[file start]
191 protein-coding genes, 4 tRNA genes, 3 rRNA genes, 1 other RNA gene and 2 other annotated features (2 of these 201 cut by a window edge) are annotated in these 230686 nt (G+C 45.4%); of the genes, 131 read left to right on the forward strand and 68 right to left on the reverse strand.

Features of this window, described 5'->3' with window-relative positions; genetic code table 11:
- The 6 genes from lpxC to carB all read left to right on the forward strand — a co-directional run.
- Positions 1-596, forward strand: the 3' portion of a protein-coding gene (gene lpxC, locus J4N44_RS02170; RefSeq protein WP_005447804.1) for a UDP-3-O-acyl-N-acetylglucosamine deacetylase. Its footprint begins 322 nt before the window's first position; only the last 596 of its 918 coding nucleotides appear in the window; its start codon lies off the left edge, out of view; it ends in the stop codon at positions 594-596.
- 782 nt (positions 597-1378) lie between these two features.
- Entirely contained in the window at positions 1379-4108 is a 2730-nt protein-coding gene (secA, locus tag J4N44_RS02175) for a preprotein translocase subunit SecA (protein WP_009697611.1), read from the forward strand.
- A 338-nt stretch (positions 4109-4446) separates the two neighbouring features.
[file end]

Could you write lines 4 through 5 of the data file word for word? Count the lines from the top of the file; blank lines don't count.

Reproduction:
- Positions 1-596, forward strand: the 3' portion of a protein-coding gene (gene lpxC, locus J4N44_RS02170; RefSeq protein WP_005447804.1) for a UDP-3-O-acyl-N-acetylglucosamine deacetylase. Its footprint begins 322 nt before the window's first position; only the last 596 of its 918 coding nucleotides appear in the window; its start codon lies off the left edge, out of view; it ends in the stop codon at positions 594-596.
- 782 nt (positions 597-1378) lie between these two features.